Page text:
How Does the Sun Spark X-Class Solar Flares?

Aug. 9, 2011 solar flare in ultraviolet range
This still from a video taken by NASA's Solar Dynamics Observatory shows the Aug. 8, 2011 solar flare as it appeared in the ultraviolet range of the light spectrum. The flare registered as an X6.9 class sun storm, the largest of the Solar Cycle 24. (Image credit: NASA/SDO/GSFC)

The sun unleashed a massive solar flare on Tuesday (Aug. 9), one powerful enough to earn X-class status, the highest ranking for solar flares.

Solar flares, huge explosions in the sun's atmosphere, are classified on a logarithmic scale, where each letter represents a 10-fold increase in energy output compared to the one before it. The smallest solar flares are A-class, followed by B, C, M and then, at the top of the scale, X.

Within each class, there is also a linear scale from 1 to 9, which allows a finer level of classification. An X2 flare is twice as powerful as an X1. [Worst Solar Storms in History]

So what is each class like? According to a statement by NASA's Goddard Space Flight Center, "C-class and smaller flares are too weak to noticeably affect Earth. M-class flares can cause brief radio blackouts at the poles and minor radiation storms that might endanger astronauts."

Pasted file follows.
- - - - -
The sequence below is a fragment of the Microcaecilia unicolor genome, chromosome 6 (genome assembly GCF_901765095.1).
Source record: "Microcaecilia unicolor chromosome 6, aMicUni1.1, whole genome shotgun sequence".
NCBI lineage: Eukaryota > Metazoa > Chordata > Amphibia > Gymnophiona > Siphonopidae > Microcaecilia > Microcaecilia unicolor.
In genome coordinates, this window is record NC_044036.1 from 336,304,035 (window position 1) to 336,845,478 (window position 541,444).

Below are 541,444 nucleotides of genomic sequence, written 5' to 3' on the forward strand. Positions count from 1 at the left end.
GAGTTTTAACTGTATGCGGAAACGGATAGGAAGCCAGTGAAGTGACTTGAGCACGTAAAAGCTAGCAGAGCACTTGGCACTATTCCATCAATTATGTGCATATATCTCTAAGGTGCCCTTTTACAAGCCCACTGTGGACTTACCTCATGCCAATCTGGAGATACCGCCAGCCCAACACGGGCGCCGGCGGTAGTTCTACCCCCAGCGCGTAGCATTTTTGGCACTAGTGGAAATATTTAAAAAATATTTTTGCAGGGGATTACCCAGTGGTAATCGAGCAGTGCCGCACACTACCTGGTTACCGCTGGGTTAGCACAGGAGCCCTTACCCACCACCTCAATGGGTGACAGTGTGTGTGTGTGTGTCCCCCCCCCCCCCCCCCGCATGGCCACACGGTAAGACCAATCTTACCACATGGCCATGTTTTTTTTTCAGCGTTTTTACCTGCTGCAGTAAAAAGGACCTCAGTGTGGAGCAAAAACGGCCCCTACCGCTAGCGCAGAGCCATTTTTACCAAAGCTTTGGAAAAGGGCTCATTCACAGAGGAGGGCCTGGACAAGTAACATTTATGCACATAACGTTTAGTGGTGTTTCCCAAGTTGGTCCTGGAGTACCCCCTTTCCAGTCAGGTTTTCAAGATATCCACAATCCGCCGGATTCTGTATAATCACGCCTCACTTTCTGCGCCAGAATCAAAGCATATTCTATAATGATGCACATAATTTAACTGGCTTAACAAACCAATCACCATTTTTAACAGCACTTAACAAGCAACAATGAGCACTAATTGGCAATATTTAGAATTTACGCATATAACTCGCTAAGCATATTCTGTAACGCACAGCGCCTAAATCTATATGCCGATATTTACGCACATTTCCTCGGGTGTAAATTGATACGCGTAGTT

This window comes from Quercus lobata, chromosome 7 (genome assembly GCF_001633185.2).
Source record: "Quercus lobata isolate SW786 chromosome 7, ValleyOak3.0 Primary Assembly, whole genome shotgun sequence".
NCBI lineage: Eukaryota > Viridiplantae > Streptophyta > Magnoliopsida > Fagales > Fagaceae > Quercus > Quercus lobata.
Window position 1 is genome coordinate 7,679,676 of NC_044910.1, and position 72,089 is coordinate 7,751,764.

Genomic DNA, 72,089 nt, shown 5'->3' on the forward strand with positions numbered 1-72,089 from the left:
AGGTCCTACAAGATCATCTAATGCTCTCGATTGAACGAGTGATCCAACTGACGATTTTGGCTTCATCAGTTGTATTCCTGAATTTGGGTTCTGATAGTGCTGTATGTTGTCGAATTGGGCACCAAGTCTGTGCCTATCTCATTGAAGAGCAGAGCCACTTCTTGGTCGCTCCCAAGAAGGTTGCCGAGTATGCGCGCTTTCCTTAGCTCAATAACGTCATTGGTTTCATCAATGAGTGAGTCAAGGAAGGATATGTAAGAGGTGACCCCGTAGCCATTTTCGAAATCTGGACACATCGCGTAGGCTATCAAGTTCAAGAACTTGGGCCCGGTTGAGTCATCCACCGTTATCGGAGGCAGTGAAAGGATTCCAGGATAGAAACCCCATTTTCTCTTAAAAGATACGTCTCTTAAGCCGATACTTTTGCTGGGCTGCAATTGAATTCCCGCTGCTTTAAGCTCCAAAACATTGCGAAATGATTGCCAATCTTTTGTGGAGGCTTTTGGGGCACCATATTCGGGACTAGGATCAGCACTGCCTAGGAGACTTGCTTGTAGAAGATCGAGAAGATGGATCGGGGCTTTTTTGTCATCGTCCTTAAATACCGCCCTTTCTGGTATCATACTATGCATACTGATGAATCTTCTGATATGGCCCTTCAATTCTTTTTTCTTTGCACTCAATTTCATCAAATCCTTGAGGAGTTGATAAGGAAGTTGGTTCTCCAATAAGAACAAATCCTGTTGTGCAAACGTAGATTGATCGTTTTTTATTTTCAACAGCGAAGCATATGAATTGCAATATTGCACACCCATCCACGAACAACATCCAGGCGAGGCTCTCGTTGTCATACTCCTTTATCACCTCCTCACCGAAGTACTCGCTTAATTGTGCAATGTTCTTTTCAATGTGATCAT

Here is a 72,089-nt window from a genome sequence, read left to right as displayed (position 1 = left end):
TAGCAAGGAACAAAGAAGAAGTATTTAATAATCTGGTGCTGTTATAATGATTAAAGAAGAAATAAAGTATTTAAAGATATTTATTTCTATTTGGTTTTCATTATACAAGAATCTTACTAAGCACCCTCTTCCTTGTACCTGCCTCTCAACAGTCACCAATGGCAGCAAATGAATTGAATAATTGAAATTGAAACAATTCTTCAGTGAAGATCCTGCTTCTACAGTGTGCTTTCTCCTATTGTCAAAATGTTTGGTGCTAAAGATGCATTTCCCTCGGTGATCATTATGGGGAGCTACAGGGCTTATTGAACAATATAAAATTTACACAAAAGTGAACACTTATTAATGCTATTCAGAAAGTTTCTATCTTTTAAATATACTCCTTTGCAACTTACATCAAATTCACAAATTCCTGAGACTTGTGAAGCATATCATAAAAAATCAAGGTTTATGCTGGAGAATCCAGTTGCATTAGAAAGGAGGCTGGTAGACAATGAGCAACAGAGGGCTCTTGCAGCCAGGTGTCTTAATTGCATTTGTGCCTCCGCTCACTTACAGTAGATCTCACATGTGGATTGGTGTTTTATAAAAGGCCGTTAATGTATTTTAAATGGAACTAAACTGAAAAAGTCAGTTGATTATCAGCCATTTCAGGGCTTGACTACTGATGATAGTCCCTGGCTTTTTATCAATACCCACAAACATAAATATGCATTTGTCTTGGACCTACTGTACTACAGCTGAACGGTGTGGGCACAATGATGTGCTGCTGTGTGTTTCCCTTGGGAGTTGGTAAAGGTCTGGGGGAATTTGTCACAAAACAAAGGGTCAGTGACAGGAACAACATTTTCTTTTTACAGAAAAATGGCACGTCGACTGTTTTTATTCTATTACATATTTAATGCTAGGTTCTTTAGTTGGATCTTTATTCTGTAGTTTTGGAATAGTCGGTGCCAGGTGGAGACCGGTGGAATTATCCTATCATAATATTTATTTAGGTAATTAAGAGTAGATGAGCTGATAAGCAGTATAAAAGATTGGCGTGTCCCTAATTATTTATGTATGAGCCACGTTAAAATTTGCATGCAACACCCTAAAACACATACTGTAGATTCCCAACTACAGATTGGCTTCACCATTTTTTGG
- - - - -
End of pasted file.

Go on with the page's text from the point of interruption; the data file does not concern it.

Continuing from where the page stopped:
Then come X-class events. "Although X is the last letter, there are flares more than 10 times the power of an X1, so X-class flares can go higher than 9," NASA writes. "The most powerful flare measured with modern methods was in 2003, during the last solar maximum, and it was so powerful that it overloaded the sensors measuring it. The sensors cut out at X28." The National Oceanic and Atmospheric Administration's GOES satellite system measures energy from solar flares. [Will Sunscreen Protect You from Solar Flares?]

The biggest X-class flares are by far the largest explosions in the solar system, according to NASA, producing as much energy as a billion hydrogen bombs. Outpourings of plasma from the sun, called coronal mass ejections (CMEs), often follow, and both outbursts can be dangerous.

"If they’re directed at Earth, such flares and associated CMEs can create long lasting radiation storms that can harm satellites, communications systems, and even ground-based technologies and power grids," NASA stated. "X-class flares on December 5 and December 6, 2006, for example, triggered a CME that interfered with GPS signals being sent to ground-based receivers."

Today's flare registered as X6.9, making it three times larger than the previous largest flare in the current solar cycle, according to scientists with NASA's Solar Dynamics Observatory, a space observatory that monitors the sun. Luckily, though, it erupted on the opposite side of the sun from Earth.

Expect even bigger flares over the next couple of years: The solar cycle peaks in 2013.

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Natalie Wolchover
Former Live Science staff writer

Natalie Wolchover was a staff writer for Live Science and a contributor to from 2010 to 2012. She is now a senior writer and editor at Quanta Magazine, where she specializes in the physical sciences. Her writing has appeared in publications including Popular Science and Nature and has been included in The Best American Science and Nature Writing.  She holds a bachelor's degree in physics from Tufts University and has studied physics at the University of California, Berkeley.